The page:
The Benefits of Automating Cold Chain Infrastructure for Cryogenic Sample Management
Automation plays a vital role in the manufacturing process of advanced therapies, yet the cold chain infrastructure has often been overlooked. While automated solutions are sometimes perceived as expensive alternatives, recent studies have demonstrated the tangible benefits of automating cold chain processes, including time efficiencies and improved process rigor.
This article explores a study conducted by the Advanced Regenerative Manufacturing Institute (ARMI) | BioFabUSA, which quantifies the impact of cryogenic storage automation on time savings and sample quality. The study compares the results obtained from an automated system provided by Azenta Life Sciences with those obtained using a manual solution and challenges the assumption that automation in cold chain infrastructure is not worth the investment.
Methods and experimental setup
The study involved comparing the time requirements and sample quality of cryogenic storage using a manual LN2 Dewar and the Cryo Store Pico™ from Azenta Life Sciences. The researchers monitored samples in two different shelf locations in a standard rack during rack extractions. This process was repeated using both the manual and automated setups. Additionally, the samples were examined post-thaw to identify differences in morphology that could indicate repeated freeze-thaw cycles.
“This study was undertaken as an independent evaluation by a non-profit organization to compare the effectiveness of an automated sample storage retrieval to the existing process at ARMI | BioFabUSA that relies on manual retrieval of samples – which requires staff to put on protective gear, climb up steps, and reach into a tank that contains liquid nitrogen,” said Erica Waller, product manager for the Cryo Store Pico. “Using the new automated storage system, staff can skip those steps and simply enter their access information to retrieve samples from the door of the unit – which has a profile similar to a vending machine.”
“We were eager to be one of the first independent teams to evaluate a cryogenic sample workflow process that compares manual to automated retrieval,” said Sarah Boermeester, Team leader at ARMI | BioFabUSA. “The entire study was focused on determining what sort of time savings might be gained, as well as how that impacts the integrity of the samples.”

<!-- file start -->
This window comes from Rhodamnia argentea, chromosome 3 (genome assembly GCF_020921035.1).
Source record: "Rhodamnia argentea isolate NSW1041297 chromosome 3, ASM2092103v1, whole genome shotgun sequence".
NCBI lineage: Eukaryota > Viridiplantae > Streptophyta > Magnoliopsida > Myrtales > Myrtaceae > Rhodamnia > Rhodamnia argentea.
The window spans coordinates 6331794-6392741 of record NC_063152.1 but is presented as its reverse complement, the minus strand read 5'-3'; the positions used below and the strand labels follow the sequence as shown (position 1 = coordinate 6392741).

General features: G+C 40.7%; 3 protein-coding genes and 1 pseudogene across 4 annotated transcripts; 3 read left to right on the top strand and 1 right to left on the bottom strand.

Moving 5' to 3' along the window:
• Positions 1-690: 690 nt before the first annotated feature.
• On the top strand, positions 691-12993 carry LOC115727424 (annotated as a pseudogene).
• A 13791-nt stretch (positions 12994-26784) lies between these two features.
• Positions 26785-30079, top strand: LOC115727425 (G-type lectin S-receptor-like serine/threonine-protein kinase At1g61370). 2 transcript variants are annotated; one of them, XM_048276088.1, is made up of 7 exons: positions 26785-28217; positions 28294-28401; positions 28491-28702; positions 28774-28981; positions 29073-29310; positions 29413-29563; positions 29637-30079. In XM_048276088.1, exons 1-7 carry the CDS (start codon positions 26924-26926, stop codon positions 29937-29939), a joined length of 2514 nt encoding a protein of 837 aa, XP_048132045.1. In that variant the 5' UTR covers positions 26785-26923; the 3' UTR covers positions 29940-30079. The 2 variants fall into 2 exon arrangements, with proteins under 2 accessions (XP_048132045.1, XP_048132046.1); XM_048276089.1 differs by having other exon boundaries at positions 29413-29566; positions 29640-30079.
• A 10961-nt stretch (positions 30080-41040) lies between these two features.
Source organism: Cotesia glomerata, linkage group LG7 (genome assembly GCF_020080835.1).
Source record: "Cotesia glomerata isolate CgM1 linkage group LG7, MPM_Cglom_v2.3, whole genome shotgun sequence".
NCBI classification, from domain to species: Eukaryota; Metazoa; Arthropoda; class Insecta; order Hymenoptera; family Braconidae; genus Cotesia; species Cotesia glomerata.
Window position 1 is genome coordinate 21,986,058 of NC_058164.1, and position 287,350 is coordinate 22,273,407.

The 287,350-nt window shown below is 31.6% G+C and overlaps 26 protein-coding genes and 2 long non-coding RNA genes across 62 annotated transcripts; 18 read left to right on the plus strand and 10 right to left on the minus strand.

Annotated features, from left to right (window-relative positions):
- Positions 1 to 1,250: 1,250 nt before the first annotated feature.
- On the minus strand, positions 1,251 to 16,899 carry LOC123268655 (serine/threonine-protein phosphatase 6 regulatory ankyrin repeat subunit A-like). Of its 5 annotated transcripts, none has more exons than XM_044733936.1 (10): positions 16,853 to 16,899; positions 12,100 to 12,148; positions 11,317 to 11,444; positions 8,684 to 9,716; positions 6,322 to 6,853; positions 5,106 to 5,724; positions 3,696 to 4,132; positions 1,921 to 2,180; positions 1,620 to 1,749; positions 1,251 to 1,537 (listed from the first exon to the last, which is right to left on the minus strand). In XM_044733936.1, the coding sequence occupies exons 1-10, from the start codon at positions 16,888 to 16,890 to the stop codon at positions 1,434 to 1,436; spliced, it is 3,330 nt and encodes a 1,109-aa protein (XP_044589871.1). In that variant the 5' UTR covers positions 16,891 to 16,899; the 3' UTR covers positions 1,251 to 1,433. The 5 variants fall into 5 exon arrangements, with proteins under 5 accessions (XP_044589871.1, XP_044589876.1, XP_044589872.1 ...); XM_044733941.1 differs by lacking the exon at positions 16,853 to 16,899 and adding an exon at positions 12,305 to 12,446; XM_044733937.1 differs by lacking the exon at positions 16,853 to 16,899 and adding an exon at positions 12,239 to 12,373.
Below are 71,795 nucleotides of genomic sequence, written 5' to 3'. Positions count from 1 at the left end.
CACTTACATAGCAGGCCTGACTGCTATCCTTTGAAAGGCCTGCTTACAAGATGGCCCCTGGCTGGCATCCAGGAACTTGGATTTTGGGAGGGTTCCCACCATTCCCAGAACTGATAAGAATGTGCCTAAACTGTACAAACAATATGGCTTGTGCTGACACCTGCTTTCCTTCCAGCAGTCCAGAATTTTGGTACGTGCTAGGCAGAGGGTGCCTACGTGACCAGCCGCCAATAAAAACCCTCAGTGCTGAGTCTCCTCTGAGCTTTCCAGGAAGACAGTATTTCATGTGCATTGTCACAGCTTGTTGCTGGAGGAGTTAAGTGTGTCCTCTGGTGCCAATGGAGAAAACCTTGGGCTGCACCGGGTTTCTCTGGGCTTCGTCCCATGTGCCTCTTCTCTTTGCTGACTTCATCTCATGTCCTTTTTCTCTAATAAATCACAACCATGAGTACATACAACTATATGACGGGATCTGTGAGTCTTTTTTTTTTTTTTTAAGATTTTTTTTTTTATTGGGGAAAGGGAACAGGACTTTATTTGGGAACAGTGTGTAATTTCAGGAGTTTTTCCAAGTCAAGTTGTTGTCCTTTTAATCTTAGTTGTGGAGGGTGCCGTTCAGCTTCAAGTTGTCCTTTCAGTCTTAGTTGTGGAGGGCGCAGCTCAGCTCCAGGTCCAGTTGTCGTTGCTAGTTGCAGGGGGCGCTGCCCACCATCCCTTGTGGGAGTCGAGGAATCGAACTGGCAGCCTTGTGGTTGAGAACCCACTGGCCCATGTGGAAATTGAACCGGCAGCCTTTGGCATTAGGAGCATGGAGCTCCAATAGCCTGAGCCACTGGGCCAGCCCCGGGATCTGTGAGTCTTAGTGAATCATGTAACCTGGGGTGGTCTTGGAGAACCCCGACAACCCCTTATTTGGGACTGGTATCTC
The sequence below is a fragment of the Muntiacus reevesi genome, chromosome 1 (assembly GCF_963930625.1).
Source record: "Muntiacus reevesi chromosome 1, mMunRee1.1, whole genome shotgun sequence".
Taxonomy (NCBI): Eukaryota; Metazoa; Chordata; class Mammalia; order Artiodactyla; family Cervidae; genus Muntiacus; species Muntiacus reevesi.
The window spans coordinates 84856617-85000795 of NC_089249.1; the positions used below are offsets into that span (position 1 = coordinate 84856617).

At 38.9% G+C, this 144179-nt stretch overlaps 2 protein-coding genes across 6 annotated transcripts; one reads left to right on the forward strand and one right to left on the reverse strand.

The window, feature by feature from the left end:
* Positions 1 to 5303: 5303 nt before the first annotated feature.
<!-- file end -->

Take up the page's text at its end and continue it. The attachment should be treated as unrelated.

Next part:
The ARMI | BioFabUSA Cryo Store Pico installation team.
Results and findings
The study yielded several noteworthy findings:
- Firstly, samples maintained in the automated storage system demonstrated at least an equivalent level of sample quality compared to samples stored in the manual access environment. “This finding highlights the effectiveness of automated solutions such as the Cryo Store Pico in preserving sample integrity,” said Waller.
- Secondly, the time required to access samples in the automated system was significantly less than in the non-automated system. Moreover, fewer personnel and reduced personal protective equipment (PPE) were necessary when using the automated system. This not only increases operational efficiency but also enhances personnel safety.
- Lastly, the risk of sample exposure to ambient conditions was significantly reduced with automation. Unlike manual access methods that often require the removal of an entire rack of samples, automated solutions enable targeted access to specific locations, minimizing the risk of exposure and potential degradation.
Implications and benefits
The study's findings have significant implications for cold chain infrastructure and cryogenic sample management workflows.
“Automation strengthens the quality and documentation of processes, providing controlled access and traceability of sample retrievals that supports compliance requirements. By implementing best practices and leveraging automation, facilities can optimize process control and rigor, minimizing transient warming events that can negatively impact post-thaw cell functionality and product integrity,” said Waller.
Automation also improves safety for both the staff and the samples. Staff gain an easier way to access samples, and the samples have a reduced risk of transient warming from exposure to ambient temperatures.
“Automated freezers add rigor and consistency to inventory management and material handling,” said David Lewandoski, Strategic Partnerships Manager, Automated Storage at Azenta. “Product quality is improved by minimizing transient warming events and keeping things organized.”
Cryogenic automation reduces the exposure time for samples when being selected.
In conclusion, the study emphasizes the importance of considering automation in cold chain infrastructure. Contrary to common assumptions, automating cryogenic sample management workflows brings clear gains in time efficiency, data accuracy, and sample quality. The investment in automation not only streamlines processes but also improves the preservation and viability of valuable samples. As advanced therapies continue to evolve, embracing automation in the cold chain becomes increasingly vital for ensuring the success of these innovative treatments.